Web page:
Big Nick Nicholas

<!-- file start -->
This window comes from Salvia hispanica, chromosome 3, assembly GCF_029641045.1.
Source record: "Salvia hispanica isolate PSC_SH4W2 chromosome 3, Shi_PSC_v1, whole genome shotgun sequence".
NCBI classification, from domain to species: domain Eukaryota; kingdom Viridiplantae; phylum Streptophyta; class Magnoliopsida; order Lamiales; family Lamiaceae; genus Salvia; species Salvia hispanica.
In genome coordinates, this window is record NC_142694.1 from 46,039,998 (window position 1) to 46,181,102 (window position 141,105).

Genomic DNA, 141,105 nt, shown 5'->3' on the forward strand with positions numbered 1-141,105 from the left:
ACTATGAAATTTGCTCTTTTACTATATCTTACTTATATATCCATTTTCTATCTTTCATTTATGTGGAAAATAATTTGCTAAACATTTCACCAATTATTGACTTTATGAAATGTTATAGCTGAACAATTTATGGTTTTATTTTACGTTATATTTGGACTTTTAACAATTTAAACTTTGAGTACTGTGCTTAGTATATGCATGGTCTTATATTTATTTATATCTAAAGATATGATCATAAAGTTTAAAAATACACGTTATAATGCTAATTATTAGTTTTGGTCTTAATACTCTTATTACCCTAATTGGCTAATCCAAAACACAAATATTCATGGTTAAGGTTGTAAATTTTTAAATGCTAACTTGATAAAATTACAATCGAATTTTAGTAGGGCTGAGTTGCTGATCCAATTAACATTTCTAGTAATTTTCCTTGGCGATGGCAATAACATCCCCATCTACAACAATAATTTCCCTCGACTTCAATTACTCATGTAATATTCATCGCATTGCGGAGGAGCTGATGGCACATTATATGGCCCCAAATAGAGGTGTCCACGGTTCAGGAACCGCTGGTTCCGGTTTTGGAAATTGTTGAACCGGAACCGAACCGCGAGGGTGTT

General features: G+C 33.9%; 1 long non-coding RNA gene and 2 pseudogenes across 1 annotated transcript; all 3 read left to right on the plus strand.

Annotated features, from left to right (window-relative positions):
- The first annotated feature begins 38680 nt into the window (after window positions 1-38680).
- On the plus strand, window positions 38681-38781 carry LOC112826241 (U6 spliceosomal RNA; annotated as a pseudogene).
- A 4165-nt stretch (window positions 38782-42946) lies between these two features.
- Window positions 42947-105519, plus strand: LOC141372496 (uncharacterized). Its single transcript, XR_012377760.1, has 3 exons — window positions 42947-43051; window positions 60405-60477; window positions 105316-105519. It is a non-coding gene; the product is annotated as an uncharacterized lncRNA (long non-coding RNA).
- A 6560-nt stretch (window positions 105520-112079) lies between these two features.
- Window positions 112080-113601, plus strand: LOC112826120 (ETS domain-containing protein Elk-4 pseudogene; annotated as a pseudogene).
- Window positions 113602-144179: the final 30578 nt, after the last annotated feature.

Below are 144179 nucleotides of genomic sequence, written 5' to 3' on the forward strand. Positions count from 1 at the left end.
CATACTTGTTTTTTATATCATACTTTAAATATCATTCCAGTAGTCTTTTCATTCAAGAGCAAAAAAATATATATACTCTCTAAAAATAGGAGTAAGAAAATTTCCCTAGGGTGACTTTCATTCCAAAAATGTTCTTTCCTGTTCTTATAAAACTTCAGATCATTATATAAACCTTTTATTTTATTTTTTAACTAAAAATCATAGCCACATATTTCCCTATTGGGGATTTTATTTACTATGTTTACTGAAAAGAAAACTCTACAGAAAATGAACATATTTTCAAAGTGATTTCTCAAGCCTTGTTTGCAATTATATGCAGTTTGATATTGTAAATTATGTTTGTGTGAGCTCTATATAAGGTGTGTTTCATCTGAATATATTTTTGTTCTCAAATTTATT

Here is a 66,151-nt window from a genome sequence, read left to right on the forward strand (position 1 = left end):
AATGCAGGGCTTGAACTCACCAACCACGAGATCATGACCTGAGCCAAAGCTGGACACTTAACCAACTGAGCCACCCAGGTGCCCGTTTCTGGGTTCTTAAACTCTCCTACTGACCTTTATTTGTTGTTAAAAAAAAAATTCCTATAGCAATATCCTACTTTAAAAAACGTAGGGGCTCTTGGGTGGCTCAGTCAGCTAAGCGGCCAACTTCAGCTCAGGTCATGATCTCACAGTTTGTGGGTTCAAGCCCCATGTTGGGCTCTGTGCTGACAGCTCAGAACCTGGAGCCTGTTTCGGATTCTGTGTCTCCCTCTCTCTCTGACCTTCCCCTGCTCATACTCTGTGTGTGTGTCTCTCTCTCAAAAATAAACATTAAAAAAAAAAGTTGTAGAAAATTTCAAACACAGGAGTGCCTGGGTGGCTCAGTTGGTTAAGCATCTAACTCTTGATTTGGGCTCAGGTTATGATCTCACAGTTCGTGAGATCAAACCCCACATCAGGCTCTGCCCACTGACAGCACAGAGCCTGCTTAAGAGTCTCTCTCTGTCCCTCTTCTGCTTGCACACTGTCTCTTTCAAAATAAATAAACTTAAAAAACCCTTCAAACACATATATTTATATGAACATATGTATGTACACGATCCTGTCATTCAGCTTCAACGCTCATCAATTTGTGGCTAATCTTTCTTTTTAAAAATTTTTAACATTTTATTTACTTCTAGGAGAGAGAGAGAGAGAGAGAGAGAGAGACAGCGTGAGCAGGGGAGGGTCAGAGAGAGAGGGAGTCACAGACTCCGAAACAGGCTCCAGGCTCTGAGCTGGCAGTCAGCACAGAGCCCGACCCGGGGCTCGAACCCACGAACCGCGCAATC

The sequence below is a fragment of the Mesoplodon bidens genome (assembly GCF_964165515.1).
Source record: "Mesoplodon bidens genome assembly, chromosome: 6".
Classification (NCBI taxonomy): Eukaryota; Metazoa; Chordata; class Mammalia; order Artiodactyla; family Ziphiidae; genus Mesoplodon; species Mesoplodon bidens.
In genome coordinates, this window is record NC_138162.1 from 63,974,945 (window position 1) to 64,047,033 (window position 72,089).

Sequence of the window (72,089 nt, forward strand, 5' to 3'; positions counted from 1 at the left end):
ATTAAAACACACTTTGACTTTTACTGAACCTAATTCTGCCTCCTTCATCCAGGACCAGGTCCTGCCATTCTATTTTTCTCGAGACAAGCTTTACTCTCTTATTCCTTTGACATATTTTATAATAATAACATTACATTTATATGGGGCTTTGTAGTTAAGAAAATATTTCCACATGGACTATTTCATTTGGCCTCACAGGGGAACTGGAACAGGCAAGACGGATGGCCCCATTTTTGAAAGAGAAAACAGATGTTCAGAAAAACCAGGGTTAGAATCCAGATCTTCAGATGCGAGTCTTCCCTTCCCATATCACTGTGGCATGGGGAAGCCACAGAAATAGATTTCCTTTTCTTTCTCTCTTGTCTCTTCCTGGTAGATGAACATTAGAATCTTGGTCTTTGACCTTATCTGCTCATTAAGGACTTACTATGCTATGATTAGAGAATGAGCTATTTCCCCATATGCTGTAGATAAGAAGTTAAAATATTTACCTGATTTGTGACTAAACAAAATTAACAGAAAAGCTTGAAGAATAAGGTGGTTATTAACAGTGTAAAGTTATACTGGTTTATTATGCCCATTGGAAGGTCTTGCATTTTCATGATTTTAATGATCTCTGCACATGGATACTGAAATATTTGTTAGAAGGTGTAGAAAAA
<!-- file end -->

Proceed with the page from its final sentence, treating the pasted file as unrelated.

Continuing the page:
Big Nick Nicholas, a tenor saxophonist, was active for over 50 years and never received any consistent recognition or rewards. His most prominent achievements include being the caloric soloist that improvised 16 bars on Dizzy’s 1947 recording “Manteca”, as well as being the recipient of a warmly whimsical portrait by John Coltrane and Duke Ellington in 1962. He also enjoyed a brief return to prominence during the 1980s. George Walker Nicholas was born August 2, 1922 in Lansing MI. He studied clarinet and saxophone during the years 1933-1939. He was strong and big-boned at ten years old. Young George was a skilled musician who practiced blowing his trumpet out of doors and playing the same song in multiple key signatures. This is a trait that was inherited from jazz masters and in tune with modern jazz’s direction. His father, a saxophonist and mentor, encouraged his son to play in various bands throughout the Detroit area in 1939-1940. He performed with Thad Jones and Hank Jones in a band while he was a teenager, hailing from Pontiac. He performed with Kelly Martin in Detroit’s Club Congo in 1942. Coleman Hawkins was Nick’s main influence. By the time Nick moved to New York, he was a permanent tenor sax player. He was a regular participant in the after-hours blowing sessions at Minton’s Playhouse on West 118th Street. In 1942, he worked for Earl “Fatha” Hines and in 1943, he gigged for half a full year with Tiny Bradshaw. After the Second World War ended, Nick began his busiest time. He studied music theory and harmony at Boston Conservatory, from 1944-1946. He appeared at the Savoy in Boston along with Sabby Lewis, who was soon to be the city’s first African American radio DJ), and recorded with Sarah Vaughan. Lucky Millinder’s Decca album “The Spider and the Fly” featured Nick. His tenor anchored a band that was led by J.C. Heard and supported comedian Dusty Fletcher’s famous recording of “Open the Door Richard”. Three days later, he recorded with Fats Navarro u0026 Miles Davis in a big band of 15 members led by Illinois Jacquet. Nick started collaborating with Hot Lips Page, a singing trumpeter. They would continue their collaboration until Page’s passing in 1954. Nicholas also joined the Dizzy-Gillespie orchestra in 1947 and was featured on “Manteca” and “Ool-ya-koo.” John Coltrane saw Nicholas with Gillespie at this time and was greatly impressed by what he heard. Nick performed in Paris, France with Gillespie’s bigband during a three month European tour. He recorded with pianist Una Mae Carlisle in 1950 and started leading jam sessions at Harlem’s Paradise Club. There he was known for his “joyous, boomy” voice. Big Nick and Eddie “Lockjaw,” Davis, of the Miles Davis Sextet (a pioneering unit that included Charles Mingus, Art Blakey, and Billy Taylor) locked horns on September 29, 1951 at Birdland. Blakey, Nick and Lockjaw recorded the “Tenor Sax Shuffle”, along with five other titles, in the studio a few days later. Nick was a backing vocalist for Jonah Jones in 1953. In 1955, he recorded Jazz Spectacular with Buck Clayton and Frankie Laine, performing memorable solos on “Baby Baby All the Time”, and “Sposin'”. Big Nick lived in Queens on 139th Street during the late ’50s. He played at the Club Harlem in Atlantic City and performed solo with the Shorty Alle band at Elegante, Brooklyn. Coltrane used the soprano to imitate the voice of Duke Ellington when he recorded “Big Nick” in 1962 with him. Although Trane’s tribute to Nick brought attention to him, his career was largely in jeopardy for the remainder of the decade. He was a part of a 1964 benefit for Pee Wee Russell. Unfortunately, Big Nick suffered from the same alcoholism as the clarinetist in 1969. He lived in Charlottesville, VA during the 1970s, and was a teacher there. In 1979, he also held a regular booking at a country bar lounge. After this, he was engaged in New York and went on a European tour in 1980 with John Hicks and Walter Booker. He made a brief return in 1984 to release his first album. This allowed him to preserve his eccentric singing style and disarming rendition of “Corrine Corrina.” Big Nick followed Big and Warm in 1985. These India Navigation albums have not received the attention they merit. George Walker Nicholas, Queens, NY, died on October 19, 1997.

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